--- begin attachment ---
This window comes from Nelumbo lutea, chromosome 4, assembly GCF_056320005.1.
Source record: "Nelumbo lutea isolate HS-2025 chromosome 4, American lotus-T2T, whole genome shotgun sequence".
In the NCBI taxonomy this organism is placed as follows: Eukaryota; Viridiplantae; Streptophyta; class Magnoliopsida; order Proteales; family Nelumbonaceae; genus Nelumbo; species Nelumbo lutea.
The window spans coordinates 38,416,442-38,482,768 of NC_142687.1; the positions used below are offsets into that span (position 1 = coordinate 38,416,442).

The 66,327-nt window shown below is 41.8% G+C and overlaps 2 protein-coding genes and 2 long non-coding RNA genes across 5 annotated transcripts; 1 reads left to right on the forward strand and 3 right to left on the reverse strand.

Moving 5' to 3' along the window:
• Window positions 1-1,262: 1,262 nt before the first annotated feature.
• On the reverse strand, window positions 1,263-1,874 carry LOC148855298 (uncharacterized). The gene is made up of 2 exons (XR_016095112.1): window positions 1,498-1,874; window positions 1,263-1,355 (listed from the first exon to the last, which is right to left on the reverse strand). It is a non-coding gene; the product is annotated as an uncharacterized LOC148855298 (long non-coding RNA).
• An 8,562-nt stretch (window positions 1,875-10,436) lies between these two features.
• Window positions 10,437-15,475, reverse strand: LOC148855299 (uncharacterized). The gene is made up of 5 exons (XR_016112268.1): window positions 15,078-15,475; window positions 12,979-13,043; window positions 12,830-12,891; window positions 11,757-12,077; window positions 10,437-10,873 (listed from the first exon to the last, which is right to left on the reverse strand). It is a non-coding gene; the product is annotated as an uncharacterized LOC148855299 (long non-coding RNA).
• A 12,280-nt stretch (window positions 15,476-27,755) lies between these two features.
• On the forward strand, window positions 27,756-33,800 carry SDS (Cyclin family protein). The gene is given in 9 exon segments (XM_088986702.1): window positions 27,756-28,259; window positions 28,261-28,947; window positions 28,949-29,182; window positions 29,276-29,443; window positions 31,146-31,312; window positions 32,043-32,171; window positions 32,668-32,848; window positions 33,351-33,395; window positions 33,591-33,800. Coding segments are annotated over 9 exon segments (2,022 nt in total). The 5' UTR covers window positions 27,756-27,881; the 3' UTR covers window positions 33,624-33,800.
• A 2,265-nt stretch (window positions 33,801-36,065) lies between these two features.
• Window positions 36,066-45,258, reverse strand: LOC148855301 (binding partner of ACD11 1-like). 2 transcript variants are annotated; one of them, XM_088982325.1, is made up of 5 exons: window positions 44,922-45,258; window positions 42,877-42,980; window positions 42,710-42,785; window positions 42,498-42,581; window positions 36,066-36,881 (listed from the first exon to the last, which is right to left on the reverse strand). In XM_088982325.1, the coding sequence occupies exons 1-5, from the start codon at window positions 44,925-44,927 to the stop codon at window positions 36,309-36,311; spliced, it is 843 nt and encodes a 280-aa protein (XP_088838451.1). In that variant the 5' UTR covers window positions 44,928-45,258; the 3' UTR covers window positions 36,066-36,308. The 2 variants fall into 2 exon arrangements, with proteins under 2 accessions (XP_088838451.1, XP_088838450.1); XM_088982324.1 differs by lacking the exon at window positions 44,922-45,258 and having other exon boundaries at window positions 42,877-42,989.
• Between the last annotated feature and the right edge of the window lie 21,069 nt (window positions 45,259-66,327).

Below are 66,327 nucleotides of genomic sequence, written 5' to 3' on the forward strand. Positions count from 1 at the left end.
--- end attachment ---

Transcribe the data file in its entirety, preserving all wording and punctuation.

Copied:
This window comes from Nelumbo lutea, chromosome 4, assembly GCF_056320005.1.
Source record: "Nelumbo lutea isolate HS-2025 chromosome 4, American lotus-T2T, whole genome shotgun sequence".
In the NCBI taxonomy this organism is placed as follows: Eukaryota; Viridiplantae; Streptophyta; class Magnoliopsida; order Proteales; family Nelumbonaceae; genus Nelumbo; species Nelumbo lutea.
The window spans coordinates 38,416,442-38,482,768 of NC_142687.1; the positions used below are offsets into that span (position 1 = coordinate 38,416,442).

The 66,327-nt window shown below is 41.8% G+C and overlaps 2 protein-coding genes and 2 long non-coding RNA genes across 5 annotated transcripts; 1 reads left to right on the forward strand and 3 right to left on the reverse strand.

Moving 5' to 3' along the window:
• Window positions 1-1,262: 1,262 nt before the first annotated feature.
• On the reverse strand, window positions 1,263-1,874 carry LOC148855298 (uncharacterized). The gene is made up of 2 exons (XR_016095112.1): window positions 1,498-1,874; window positions 1,263-1,355 (listed from the first exon to the last, which is right to left on the reverse strand). It is a non-coding gene; the product is annotated as an uncharacterized LOC148855298 (long non-coding RNA).
• An 8,562-nt stretch (window positions 1,875-10,436) lies between these two features.
• Window positions 10,437-15,475, reverse strand: LOC148855299 (uncharacterized). The gene is made up of 5 exons (XR_016112268.1): window positions 15,078-15,475; window positions 12,979-13,043; window positions 12,830-12,891; window positions 11,757-12,077; window positions 10,437-10,873 (listed from the first exon to the last, which is right to left on the reverse strand). It is a non-coding gene; the product is annotated as an uncharacterized LOC148855299 (long non-coding RNA).
• A 12,280-nt stretch (window positions 15,476-27,755) lies between these two features.
• On the forward strand, window positions 27,756-33,800 carry SDS (Cyclin family protein). The gene is given in 9 exon segments (XM_088986702.1): window positions 27,756-28,259; window positions 28,261-28,947; window positions 28,949-29,182; window positions 29,276-29,443; window positions 31,146-31,312; window positions 32,043-32,171; window positions 32,668-32,848; window positions 33,351-33,395; window positions 33,591-33,800. Coding segments are annotated over 9 exon segments (2,022 nt in total). The 5' UTR covers window positions 27,756-27,881; the 3' UTR covers window positions 33,624-33,800.
• A 2,265-nt stretch (window positions 33,801-36,065) lies between these two features.
• Window positions 36,066-45,258, reverse strand: LOC148855301 (binding partner of ACD11 1-like). 2 transcript variants are annotated; one of them, XM_088982325.1, is made up of 5 exons: window positions 44,922-45,258; window positions 42,877-42,980; window positions 42,710-42,785; window positions 42,498-42,581; window positions 36,066-36,881 (listed from the first exon to the last, which is right to left on the reverse strand). In XM_088982325.1, the coding sequence occupies exons 1-5, from the start codon at window positions 44,925-44,927 to the stop codon at window positions 36,309-36,311; spliced, it is 843 nt and encodes a 280-aa protein (XP_088838451.1). In that variant the 5' UTR covers window positions 44,928-45,258; the 3' UTR covers window positions 36,066-36,308. The 2 variants fall into 2 exon arrangements, with proteins under 2 accessions (XP_088838451.1, XP_088838450.1); XM_088982324.1 differs by lacking the exon at window positions 44,922-45,258 and having other exon boundaries at window positions 42,877-42,989.
• Between the last annotated feature and the right edge of the window lie 21,069 nt (window positions 45,259-66,327).

Below are 66,327 nucleotides of genomic sequence, written 5' to 3' on the forward strand. Positions count from 1 at the left end.